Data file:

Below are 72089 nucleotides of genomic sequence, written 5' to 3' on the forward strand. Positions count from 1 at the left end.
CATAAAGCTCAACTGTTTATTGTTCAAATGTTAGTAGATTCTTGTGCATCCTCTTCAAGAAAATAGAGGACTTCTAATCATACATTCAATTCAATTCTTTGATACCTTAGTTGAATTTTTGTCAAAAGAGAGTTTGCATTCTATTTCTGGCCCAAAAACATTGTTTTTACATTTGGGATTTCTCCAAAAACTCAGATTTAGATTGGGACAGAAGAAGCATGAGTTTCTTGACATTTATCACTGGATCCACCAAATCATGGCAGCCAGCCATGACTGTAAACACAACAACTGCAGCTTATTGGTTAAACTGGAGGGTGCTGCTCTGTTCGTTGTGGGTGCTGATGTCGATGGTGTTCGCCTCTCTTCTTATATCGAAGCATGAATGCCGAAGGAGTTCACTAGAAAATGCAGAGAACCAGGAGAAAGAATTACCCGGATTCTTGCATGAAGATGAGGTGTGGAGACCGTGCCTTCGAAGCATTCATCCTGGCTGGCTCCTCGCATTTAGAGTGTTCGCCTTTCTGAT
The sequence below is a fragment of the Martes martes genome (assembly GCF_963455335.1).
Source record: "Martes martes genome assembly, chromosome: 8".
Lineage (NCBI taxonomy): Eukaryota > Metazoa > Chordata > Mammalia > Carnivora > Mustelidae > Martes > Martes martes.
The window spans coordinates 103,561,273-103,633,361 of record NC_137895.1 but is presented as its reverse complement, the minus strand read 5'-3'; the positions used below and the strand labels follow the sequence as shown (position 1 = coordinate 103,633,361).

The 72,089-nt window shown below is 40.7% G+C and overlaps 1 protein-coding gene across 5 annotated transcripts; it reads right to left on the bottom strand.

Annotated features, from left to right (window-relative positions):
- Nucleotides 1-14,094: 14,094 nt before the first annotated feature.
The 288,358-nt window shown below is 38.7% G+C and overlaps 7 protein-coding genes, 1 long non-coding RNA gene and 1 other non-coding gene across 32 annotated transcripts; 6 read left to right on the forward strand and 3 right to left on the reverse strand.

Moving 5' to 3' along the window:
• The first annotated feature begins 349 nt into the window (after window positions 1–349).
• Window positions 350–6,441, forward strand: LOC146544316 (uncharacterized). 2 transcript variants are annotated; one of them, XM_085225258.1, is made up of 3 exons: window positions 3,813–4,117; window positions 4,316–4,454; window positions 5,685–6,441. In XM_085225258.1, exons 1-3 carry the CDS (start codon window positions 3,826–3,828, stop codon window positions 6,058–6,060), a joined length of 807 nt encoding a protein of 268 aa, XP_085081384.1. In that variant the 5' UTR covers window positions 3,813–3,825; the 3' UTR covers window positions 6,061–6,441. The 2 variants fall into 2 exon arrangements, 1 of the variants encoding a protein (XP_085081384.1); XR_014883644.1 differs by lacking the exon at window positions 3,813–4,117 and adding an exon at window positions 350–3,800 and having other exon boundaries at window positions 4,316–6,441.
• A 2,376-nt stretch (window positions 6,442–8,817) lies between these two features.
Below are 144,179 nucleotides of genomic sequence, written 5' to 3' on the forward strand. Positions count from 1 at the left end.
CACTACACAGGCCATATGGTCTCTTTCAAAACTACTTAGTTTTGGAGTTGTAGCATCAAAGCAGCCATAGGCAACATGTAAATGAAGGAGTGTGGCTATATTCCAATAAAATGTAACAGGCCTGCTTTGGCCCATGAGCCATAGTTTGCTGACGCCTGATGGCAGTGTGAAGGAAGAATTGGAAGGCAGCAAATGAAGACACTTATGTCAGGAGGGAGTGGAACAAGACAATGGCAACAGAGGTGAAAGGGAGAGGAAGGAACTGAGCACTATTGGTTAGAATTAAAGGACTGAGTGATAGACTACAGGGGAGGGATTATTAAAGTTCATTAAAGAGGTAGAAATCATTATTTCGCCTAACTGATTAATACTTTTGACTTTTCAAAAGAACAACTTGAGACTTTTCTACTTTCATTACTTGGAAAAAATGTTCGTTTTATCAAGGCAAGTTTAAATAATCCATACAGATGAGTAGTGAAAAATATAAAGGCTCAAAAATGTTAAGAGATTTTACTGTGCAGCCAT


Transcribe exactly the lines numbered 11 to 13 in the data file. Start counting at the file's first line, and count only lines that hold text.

Moving 5' to 3' along the window:
• The first annotated feature begins 349 nt into the window (after window positions 1–349).
• Window positions 350–6,441, forward strand: LOC146544316 (uncharacterized). 2 transcript variants are annotated; one of them, XM_085225258.1, is made up of 3 exons: window positions 3,813–4,117; window positions 4,316–4,454; window positions 5,685–6,441. In XM_085225258.1, exons 1-3 carry the CDS (start codon window positions 3,826–3,828, stop codon window positions 6,058–6,060), a joined length of 807 nt encoding a protein of 268 aa, XP_085081384.1. In that variant the 5' UTR covers window positions 3,813–3,825; the 3' UTR covers window positions 6,061–6,441. The 2 variants fall into 2 exon arrangements, 1 of the variants encoding a protein (XP_085081384.1); XR_014883644.1 differs by lacking the exon at window positions 3,813–4,117 and adding an exon at window positions 350–3,800 and having other exon boundaries at window positions 4,316–6,441.